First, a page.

A Hidden Link Between Oil and Gold?

March 18, 2008 | By | 2 Replies More

Please first read the interesting comment sent to us by EK.

His email certainly raises some interesting and debatable points.

Dealing in the first instance with the (hypothetical?) situation he mentions concerning oil supplies and political deals cut with the OPEC cartel and the link with gold.

My first reaction was that this was yet another conspiracy theory raising its head and I have to say that on balance I remain unconvinced.

Even if a deal was struck those years ago, that it should remain in place to this day without breaking down or becoming public knowledge seems unlikely for at least two reasons.

Politicians could not be trusted to keep their mouths shut if an advantage could be gained over their political opponents, and we are not just talking about US politicians. As an example, during the period in question, the UK has had two diametrically opposed political parties in power.

It seems inconceivable that any deal would not have been leaked and reached the public domain. On the other hand such a deal would have no doubt been tied to the defense of the OPEC nations and could explain the commitment of the UK in particular to the US incursions into the Middle East.

I can only suppose that, if this theory is correct, then very effective gagging orders have been imposed upon the press in the US and any other nations party to, or benefiting from, the agreement.

The second doubt that I have is that there is a general awareness that we have passed the period of peak oil production so any thought that Iran could flood the market with cheap oil in the expectation of causing chaos in the US would be extraordinarily short sighted and self defeating.

For the majority of the period gold has been tottering around a bottom and despite some fluctuations the dollar has been reasonably strong against the other leading currencies and until the last year or so inflation has been relatively benign despite the question marks over the veracity of the official figures. I guess that Bernanke would give his right arm to go back to that scenario!

The IMF is having to raise cash to meet its commitments to the third world and to do so is selling off 400 tons of gold from its substantial reserves having had permission granted by the US to do so. It is considered, and so far has proved correct, that little or no impact on the price of the metal is likely to occur as the oil producing nations and China use their vast dollar reserves to buy into US businesses and buy up gold.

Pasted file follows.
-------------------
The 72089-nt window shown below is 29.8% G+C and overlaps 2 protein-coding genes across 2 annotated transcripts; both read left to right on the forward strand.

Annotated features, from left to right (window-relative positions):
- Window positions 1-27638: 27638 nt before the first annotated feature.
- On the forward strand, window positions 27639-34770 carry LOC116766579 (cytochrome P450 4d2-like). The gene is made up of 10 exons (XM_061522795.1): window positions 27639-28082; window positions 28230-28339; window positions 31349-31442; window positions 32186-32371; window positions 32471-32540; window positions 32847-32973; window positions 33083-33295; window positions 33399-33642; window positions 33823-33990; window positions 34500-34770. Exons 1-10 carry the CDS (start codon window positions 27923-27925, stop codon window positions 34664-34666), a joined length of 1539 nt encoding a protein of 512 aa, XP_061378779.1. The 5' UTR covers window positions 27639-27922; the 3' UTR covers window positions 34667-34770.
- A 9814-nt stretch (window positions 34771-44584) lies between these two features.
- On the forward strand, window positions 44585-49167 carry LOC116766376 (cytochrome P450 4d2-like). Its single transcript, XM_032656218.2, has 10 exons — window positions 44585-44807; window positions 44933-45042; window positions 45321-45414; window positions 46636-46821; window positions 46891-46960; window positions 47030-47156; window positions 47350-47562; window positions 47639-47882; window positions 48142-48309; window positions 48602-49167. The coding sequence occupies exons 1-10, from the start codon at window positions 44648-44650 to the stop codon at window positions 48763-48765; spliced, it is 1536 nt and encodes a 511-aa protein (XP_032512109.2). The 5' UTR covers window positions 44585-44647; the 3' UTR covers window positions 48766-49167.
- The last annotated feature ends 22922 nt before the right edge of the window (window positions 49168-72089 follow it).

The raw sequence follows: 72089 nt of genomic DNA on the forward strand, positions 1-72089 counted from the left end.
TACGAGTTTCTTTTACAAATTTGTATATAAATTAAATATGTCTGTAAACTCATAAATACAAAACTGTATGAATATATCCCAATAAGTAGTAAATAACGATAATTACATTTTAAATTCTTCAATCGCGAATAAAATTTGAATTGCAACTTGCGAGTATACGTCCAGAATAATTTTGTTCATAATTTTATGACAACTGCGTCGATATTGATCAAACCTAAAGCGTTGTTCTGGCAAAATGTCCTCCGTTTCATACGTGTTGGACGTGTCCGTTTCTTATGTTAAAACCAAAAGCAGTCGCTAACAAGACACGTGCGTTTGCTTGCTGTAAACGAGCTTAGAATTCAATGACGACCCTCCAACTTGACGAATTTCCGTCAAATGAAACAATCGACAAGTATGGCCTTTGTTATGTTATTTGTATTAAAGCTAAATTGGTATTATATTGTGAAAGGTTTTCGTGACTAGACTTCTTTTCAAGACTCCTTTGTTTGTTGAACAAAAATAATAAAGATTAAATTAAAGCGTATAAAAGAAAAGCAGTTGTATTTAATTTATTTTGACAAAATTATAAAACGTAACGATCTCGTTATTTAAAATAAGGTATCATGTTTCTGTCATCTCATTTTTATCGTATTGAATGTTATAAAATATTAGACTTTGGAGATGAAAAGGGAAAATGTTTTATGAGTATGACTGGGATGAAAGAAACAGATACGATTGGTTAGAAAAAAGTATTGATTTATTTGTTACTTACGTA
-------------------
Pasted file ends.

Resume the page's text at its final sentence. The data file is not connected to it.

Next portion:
I cannot perceive any logic for the US to go to war with Iran on the basis that they would flood the market with cheap oil. Imagine the outcry from virtually every other nation if war broke out for this reason. In the most part they would benefit tremendously from a period of limitless cheap oil.

To sum up, my opinion, for what it is worth as I am neither an oil nor foreign affairs expert, on whether I cast doubts on the existence of such an agreement is irrelevant.

The world has developed at a rapid rate in the last five years and the old order is breaking down. Amongst the drivers have been the years of economic mismanagement that has led to the worlds predominant nation losing its way, the rise of what were the third world countries on the back of the falling dollar creating a developing recession in the US that no amount of money printing will halt.

I think that there is little doubt but that the recession will spread amongst the old traditional economies of the world.

Despite my doom and gloom prognosis I still think that there will be many opportunities to take advantage of the changing world stage.

Unlike the great recession of the thirties and following recessions we now have a variety of readily tradable instruments available to every investor however small, that can keep profits flowing however hard the times.

In my opinion there has never been a time when the following age old investment adages have been more appropriate.

  • Don’t put all your eggs in one basket